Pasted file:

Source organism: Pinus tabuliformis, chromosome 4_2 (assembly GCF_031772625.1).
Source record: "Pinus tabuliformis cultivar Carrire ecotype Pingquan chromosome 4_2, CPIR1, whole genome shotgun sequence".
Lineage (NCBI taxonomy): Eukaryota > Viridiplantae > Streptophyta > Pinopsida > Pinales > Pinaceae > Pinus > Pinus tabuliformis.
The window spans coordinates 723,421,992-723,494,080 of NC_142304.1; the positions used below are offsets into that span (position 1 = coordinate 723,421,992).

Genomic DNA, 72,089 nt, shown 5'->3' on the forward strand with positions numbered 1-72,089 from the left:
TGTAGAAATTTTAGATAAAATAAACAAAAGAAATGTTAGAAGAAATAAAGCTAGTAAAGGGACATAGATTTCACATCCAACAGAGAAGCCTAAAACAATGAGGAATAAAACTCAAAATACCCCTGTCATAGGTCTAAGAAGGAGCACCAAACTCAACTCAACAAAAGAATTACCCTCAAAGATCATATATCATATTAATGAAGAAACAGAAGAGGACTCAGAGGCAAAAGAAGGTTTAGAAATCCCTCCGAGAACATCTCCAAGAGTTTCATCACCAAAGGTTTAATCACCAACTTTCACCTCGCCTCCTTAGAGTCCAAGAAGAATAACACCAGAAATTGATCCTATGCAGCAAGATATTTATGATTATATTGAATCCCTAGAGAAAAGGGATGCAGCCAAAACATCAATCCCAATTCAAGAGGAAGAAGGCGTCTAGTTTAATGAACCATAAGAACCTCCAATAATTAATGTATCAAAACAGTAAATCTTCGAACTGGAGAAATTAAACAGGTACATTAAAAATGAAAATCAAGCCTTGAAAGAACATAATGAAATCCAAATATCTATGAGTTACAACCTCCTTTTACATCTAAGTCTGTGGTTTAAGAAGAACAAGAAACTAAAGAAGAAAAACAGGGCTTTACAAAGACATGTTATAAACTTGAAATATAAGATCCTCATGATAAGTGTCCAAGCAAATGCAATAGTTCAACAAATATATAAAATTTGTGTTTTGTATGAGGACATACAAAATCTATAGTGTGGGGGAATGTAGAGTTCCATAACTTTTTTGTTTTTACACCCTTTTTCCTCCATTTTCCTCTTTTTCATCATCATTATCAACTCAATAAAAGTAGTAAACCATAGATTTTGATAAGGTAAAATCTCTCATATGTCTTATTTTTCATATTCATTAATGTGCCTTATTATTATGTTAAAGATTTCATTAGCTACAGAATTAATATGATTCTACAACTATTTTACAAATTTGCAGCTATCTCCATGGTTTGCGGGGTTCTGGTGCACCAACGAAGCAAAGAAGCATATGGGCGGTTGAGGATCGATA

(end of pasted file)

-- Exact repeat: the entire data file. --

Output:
Source organism: Pinus tabuliformis, chromosome 4_2 (assembly GCF_031772625.1).
Source record: "Pinus tabuliformis cultivar Carrire ecotype Pingquan chromosome 4_2, CPIR1, whole genome shotgun sequence".
Lineage (NCBI taxonomy): Eukaryota > Viridiplantae > Streptophyta > Pinopsida > Pinales > Pinaceae > Pinus > Pinus tabuliformis.
The window spans coordinates 723,421,992-723,494,080 of NC_142304.1; the positions used below are offsets into that span (position 1 = coordinate 723,421,992).

Genomic DNA, 72,089 nt, shown 5'->3' on the forward strand with positions numbered 1-72,089 from the left:
TGTAGAAATTTTAGATAAAATAAACAAAAGAAATGTTAGAAGAAATAAAGCTAGTAAAGGGACATAGATTTCACATCCAACAGAGAAGCCTAAAACAATGAGGAATAAAACTCAAAATACCCCTGTCATAGGTCTAAGAAGGAGCACCAAACTCAACTCAACAAAAGAATTACCCTCAAAGATCATATATCATATTAATGAAGAAACAGAAGAGGACTCAGAGGCAAAAGAAGGTTTAGAAATCCCTCCGAGAACATCTCCAAGAGTTTCATCACCAAAGGTTTAATCACCAACTTTCACCTCGCCTCCTTAGAGTCCAAGAAGAATAACACCAGAAATTGATCCTATGCAGCAAGATATTTATGATTATATTGAATCCCTAGAGAAAAGGGATGCAGCCAAAACATCAATCCCAATTCAAGAGGAAGAAGGCGTCTAGTTTAATGAACCATAAGAACCTCCAATAATTAATGTATCAAAACAGTAAATCTTCGAACTGGAGAAATTAAACAGGTACATTAAAAATGAAAATCAAGCCTTGAAAGAACATAATGAAATCCAAATATCTATGAGTTACAACCTCCTTTTACATCTAAGTCTGTGGTTTAAGAAGAACAAGAAACTAAAGAAGAAAAACAGGGCTTTACAAAGACATGTTATAAACTTGAAATATAAGATCCTCATGATAAGTGTCCAAGCAAATGCAATAGTTCAACAAATATATAAAATTTGTGTTTTGTATGAGGACATACAAAATCTATAGTGTGGGGGAATGTAGAGTTCCATAACTTTTTTGTTTTTACACCCTTTTTCCTCCATTTTCCTCTTTTTCATCATCATTATCAACTCAATAAAAGTAGTAAACCATAGATTTTGATAAGGTAAAATCTCTCATATGTCTTATTTTTCATATTCATTAATGTGCCTTATTATTATGTTAAAGATTTCATTAGCTACAGAATTAATATGATTCTACAACTATTTTACAAATTTGCAGCTATCTCCATGGTTTGCGGGGTTCTGGTGCACCAACGAAGCAAAGAAGCATATGGGCGGTTGAGGATCGATA